“I won’t tell anyone if you don’t want me to. But you killed that monster. You’re an honest-to-goodness heroine.”

“Thanks,” I muttered. “Guess I should get back to work now.”

“Yes.” He patted my shoulder one last time. “Good girl.”

I escaped back to my station.

“What did he want?” asked my coworker Alice. Maybe it was her eyeliner, the way it curved beyond the outer corners of her eyes, but she looked gossipy and sly. If she ever found out my secret, she would tell the world.

“What do you think?”

She snickered.

I spent the afternoon watching employees at Granville Imports, a business in Long Beach, California. Cyber Watch was in Salt Lake, but Ken had us spying for companies across the nation. One woman had figured out a system to work her eBay store in between creating shipping manifests. She would finish a batch, start printing them out, and then hop online to her seller’s dashboard. She stayed long enough to scroll through a few listings — Hummels, cut-glass dinner bells, and whatnot — or dash off an answer to a bidder’s question. Never longer than sixty seconds.

At first I couldn’t get a screenshot to prove what she was doing. Every time I checked on her, I caught just a flash of the browser window before it disappeared. This woman had to know she was being spied on. She’d installed a program that closed her browser when my remote eye landed on her, so I set the remote eye to take a screenshot the microsecond after it moved to a new target. I finally nailed a shot of her eBay dashboard and — bonus time! — a shot of the You Porn homepage on her supervisor’s monitor. A week ago I’d turned in the evidence and reported my suspicions.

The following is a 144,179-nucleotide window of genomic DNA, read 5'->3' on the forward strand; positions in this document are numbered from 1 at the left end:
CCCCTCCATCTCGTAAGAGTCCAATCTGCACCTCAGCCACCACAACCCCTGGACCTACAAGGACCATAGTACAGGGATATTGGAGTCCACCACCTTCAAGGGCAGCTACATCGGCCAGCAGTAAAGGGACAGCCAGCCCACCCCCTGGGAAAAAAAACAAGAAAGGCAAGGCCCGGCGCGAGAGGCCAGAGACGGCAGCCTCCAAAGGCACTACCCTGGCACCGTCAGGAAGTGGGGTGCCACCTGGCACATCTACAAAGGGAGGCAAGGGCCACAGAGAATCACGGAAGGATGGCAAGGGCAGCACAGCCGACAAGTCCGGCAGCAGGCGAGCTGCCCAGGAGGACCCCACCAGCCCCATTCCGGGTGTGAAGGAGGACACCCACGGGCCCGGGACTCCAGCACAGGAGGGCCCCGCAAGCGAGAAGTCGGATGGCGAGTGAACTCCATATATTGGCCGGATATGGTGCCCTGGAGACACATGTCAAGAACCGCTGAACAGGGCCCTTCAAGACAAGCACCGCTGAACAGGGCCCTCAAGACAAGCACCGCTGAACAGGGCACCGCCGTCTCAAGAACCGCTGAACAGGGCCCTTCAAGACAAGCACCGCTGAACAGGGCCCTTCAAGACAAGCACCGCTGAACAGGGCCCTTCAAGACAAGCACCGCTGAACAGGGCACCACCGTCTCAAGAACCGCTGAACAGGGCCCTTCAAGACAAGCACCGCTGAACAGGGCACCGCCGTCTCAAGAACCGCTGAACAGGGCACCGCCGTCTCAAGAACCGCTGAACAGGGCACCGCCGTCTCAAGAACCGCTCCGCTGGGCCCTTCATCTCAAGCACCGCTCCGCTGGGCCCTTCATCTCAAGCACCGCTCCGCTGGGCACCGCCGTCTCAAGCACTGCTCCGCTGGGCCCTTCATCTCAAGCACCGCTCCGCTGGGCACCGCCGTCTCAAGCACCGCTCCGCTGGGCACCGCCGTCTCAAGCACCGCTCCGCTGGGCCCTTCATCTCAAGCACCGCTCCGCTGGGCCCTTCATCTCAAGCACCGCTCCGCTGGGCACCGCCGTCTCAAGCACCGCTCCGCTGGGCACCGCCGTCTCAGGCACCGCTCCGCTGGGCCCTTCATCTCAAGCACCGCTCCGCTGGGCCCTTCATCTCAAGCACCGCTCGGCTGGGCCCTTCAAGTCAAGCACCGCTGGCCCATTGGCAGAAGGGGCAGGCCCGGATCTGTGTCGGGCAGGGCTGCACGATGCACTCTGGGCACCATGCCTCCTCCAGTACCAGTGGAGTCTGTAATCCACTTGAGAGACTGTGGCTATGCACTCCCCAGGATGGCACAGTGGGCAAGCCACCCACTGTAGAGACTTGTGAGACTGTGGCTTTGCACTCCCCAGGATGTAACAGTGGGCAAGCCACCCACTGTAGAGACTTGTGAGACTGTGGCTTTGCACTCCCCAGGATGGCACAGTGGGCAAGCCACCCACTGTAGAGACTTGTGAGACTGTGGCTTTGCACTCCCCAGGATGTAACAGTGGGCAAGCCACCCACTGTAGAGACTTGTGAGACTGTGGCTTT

The supervisor got fired, but someone at Granville gave the woman another chance. She was behaving herself now. She wasn’t using her phone to go online either. No phones except on breaks and for verifiable emergencies, a ban Ken always recommended to his clients. Of course he imposed the same ban on us.

*

Instead of going straight home after work, I strolled from the building where I worked to the Mormon temple in downtown Salt Lake. The two blocks seemed longer in my three-inch heels and pencil skirt, and my car was parked in the opposite direction. But I needed to calm down, and the temple grounds usually relaxed me. Not that afternoon. I hardly noticed the flowerbeds and tranquil fountains, the smell of roses mingled with traffic fumes, or the tourists gawking at the golden statue of Moroni blowing his horn from the temple’s highest steeple. I didn’t even snicker to myself at the name Moroni or wonder why Joseph Smith couldn’t think of something less ridiculous for his angel of revelation.